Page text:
A **nuclear fission** reaction is the splitting of an atom when bumbarded with neutrons (following absoprtion). The fission can occur from a fast or thermal (slow) neutron and
can also occur spontaneously (particularly in very heavy elements). The atom splits into two smaller atoms called **fission fragments** and ejects neutrons which can
cause subsequent fissions. This is called a **chain reaction**.

A **fissile** nuclide can fission from a neutron of any energy. A **Fissionable** nuclide can fission but only from neutrons which sufficient energy above a threshold.
Examples are given below. Notice that fissile nuclides are generally have an odd value of atomic mass because the binding energy is larger for pairs of nucleons. A **fertile**
nuclide can be converted to a **fissile** material through nuclear reactions/decay. This process is referred to as **breeding**.

Fissile | \(^{235}U, \; ^{233}U, \; ^{239}Pu, \; ^{241}Pu\) |

Fissionable | \(^{238}U, \; ^{240}Pu\) |

Fertile | \(^{232}Th, \; ^{234}U, \; ^{238}U\) |

On average, 2-3 neutrons are released form fission. This quantity is denoted \(\nu \) and depends on the fissioning nuclide and incoming neutron energy. When a neutron is absorbed, it is either captured,
followed by decay, or causes fissioning. The **capture-to-fission ratio** is given by \( \alpha = \frac{\sigma_\gamma}{\sigma_a} \) where \(\sigma_i \) is a cross section representing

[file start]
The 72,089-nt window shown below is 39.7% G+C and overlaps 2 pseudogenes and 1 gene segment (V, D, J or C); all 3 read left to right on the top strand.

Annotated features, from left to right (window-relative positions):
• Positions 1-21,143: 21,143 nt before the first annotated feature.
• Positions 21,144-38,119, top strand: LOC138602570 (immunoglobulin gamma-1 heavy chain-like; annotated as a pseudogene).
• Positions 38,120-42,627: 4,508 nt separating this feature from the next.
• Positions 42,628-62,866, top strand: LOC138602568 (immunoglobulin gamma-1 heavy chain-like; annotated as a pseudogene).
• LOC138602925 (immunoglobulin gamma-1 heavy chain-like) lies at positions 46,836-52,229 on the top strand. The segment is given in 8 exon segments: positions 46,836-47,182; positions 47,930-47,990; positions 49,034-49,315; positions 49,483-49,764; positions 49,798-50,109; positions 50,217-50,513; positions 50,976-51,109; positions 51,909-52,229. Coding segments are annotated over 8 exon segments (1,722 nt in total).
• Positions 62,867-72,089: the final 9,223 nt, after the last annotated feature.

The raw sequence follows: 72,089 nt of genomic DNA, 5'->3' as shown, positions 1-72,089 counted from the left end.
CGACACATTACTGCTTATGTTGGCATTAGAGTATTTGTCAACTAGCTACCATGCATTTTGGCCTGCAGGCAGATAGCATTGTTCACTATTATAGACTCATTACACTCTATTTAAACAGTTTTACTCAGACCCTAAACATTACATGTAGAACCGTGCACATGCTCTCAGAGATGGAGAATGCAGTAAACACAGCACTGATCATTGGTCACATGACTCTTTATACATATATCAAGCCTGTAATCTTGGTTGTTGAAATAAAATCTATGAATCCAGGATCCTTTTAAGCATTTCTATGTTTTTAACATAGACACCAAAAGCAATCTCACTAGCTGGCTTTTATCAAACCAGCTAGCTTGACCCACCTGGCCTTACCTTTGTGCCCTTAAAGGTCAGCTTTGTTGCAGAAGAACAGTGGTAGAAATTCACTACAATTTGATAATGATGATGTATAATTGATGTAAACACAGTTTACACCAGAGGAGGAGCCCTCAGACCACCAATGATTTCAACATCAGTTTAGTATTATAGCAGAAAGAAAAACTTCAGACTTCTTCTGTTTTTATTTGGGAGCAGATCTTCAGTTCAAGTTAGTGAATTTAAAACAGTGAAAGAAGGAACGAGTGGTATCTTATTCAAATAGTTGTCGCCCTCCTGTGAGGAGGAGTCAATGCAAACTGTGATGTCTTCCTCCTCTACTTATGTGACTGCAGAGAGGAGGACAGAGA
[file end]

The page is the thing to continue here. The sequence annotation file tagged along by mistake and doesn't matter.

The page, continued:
the probability of the different interactions. The **reproduction factor** is the number of neutrons emitted per absorption and is given by \( \eta = \frac{\nu}{1+\alpha} \).

Nuclear fission reactions are **critical** when one nuetron produced from fission goes on to induce another fission. This reaction is stable. The **criticality**
is a measure of how close the reactor is to a self-sustaining, critical reaction. It is given by:

\(k_{eff} = \frac{\text{rate of neutron production}}{\text{rate of neutron loss by absorption and leakage}}\)

A reactor can be **critical**, **subcritical** (eventually shuts down) or **supercritical** (rate of power increases drastically).
The **Reactivity** is closely related to criticality and is defined as:

\(\rho = 1-\frac{1}{k_{eff}}\)

The units of reactivity are \([mk]\) or one part in one thousand. Although small, nuclear reactions occur very quickly, thus dangerous power levels can occur for small supercritical reactivities.

Subcritical | \(k_{eff} < 1\) | \(\rho < 0\) |

Critical | \(k_{eff} = 1\) | \(\rho = 0\) |

Supercritical | \(k_{eff} > 1\) | \(\rho > 0\) |

A reactor is operating at \(k_{eff} = 0.99965\). What is the reactivity? Is the reaction critical?

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